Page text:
American Debt Resolution (ADR) uses significant safeguards, including physical, technical (electronic), and operational controls to protect your personal information, both during transmission and once received. If you have any questions about the security of your information, you can contact us at firstname.lastname@example.org.
American Debt Resolution uses Extended Validation (EV) Secure Socket Layer (SSL) certificate to ensure that when you connect to our websites you can tell that you are actually on our site and that all data entered into the websites are transmitted to us in a secure encrypted channel. Once on our system, personal information can only be read or written through defined service access points, the use of which is password-protected. Data security is achieved through technical safeguards that include a combination of encryption, firewalls, intrusion detection system, malware detection system, and data loss prevention systems. ADR also conducts vulnerability scans of applications and systems regularly.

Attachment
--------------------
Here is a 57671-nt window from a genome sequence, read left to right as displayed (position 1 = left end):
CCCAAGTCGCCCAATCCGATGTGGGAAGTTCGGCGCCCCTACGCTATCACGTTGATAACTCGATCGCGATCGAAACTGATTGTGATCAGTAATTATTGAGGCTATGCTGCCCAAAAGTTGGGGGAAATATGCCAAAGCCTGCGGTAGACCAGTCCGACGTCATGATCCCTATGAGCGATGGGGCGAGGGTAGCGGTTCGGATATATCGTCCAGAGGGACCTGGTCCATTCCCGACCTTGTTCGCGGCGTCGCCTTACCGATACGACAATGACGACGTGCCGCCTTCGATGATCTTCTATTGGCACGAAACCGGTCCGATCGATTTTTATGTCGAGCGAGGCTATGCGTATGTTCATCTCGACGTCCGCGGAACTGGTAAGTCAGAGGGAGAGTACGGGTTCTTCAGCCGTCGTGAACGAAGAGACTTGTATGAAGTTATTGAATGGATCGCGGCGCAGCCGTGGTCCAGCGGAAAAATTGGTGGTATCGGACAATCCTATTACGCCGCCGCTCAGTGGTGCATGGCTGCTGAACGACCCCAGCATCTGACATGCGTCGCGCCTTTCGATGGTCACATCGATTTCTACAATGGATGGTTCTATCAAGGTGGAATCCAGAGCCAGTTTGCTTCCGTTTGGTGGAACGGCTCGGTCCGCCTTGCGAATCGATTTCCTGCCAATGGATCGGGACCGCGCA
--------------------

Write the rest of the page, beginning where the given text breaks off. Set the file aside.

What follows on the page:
Access to the system is tightly controlled and limited to only those who have a need to access information. Administrative safeguards such as a security awareness program, background checks, and internal information use policy ensure that only trained and trusted staff is permitted to access personal information.
Additional steps you should take to ensure the security of your information
American Debt Resolution sends important communications regarding your account or application via email. You should therefore take steps to secure and restrict access to your email account and change your email account password frequently. You should also be aware of fraudulent emails known as “phishing,” from companies claiming to be ADR and requesting your login information or other account information. ADR will never ask for your login information in an email.
When you are finished using ADR websites, you should log out completely, then close the browser window and clear the browser’s cache files and saved passwords. This step is particularly important if you use a computer that is accessed by other people, such as in a public library or Internet café.